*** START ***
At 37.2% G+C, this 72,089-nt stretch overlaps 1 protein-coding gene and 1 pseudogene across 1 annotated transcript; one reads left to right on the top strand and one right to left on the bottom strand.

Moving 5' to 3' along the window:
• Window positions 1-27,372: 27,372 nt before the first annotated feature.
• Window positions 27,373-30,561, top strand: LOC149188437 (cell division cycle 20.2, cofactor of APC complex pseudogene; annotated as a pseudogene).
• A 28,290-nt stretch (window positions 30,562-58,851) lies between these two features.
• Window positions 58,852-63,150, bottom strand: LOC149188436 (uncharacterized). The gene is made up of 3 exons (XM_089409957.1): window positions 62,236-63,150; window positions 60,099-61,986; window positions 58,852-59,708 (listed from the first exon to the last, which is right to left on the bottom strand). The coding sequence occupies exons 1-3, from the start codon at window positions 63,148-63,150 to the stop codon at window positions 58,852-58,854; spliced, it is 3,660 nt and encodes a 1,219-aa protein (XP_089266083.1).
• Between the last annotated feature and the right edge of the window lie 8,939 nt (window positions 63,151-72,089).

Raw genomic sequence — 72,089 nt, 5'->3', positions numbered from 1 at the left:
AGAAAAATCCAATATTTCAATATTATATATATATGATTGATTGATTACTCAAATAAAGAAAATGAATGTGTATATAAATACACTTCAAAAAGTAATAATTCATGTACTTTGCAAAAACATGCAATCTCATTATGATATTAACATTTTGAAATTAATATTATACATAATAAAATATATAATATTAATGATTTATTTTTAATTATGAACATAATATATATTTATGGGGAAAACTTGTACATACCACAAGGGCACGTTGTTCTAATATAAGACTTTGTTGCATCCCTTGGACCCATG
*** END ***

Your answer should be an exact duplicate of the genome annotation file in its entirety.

At 37.2% G+C, this 72,089-nt stretch overlaps 1 protein-coding gene and 1 pseudogene across 1 annotated transcript; one reads left to right on the top strand and one right to left on the bottom strand.

Moving 5' to 3' along the window:
• Window positions 1-27,372: 27,372 nt before the first annotated feature.
• Window positions 27,373-30,561, top strand: LOC149188437 (cell division cycle 20.2, cofactor of APC complex pseudogene; annotated as a pseudogene).
• A 28,290-nt stretch (window positions 30,562-58,851) lies between these two features.
• Window positions 58,852-63,150, bottom strand: LOC149188436 (uncharacterized). The gene is made up of 3 exons (XM_089409957.1): window positions 62,236-63,150; window positions 60,099-61,986; window positions 58,852-59,708 (listed from the first exon to the last, which is right to left on the bottom strand). The coding sequence occupies exons 1-3, from the start codon at window positions 63,148-63,150 to the stop codon at window positions 58,852-58,854; spliced, it is 3,660 nt and encodes a 1,219-aa protein (XP_089266083.1).
• Between the last annotated feature and the right edge of the window lie 8,939 nt (window positions 63,151-72,089).

Raw genomic sequence — 72,089 nt, 5'->3', positions numbered from 1 at the left:
AGAAAAATCCAATATTTCAATATTATATATATATGATTGATTGATTACTCAAATAAAGAAAATGAATGTGTATATAAATACACTTCAAAAAGTAATAATTCATGTACTTTGCAAAAACATGCAATCTCATTATGATATTAACATTTTGAAATTAATATTATACATAATAAAATATATAATATTAATGATTTATTTTTAATTATGAACATAATATATATTTATGGGGAAAACTTGTACATACCACAAGGGCACGTTGTTCTAATATAAGACTTTGTTGCATCCCTTGGACCCATG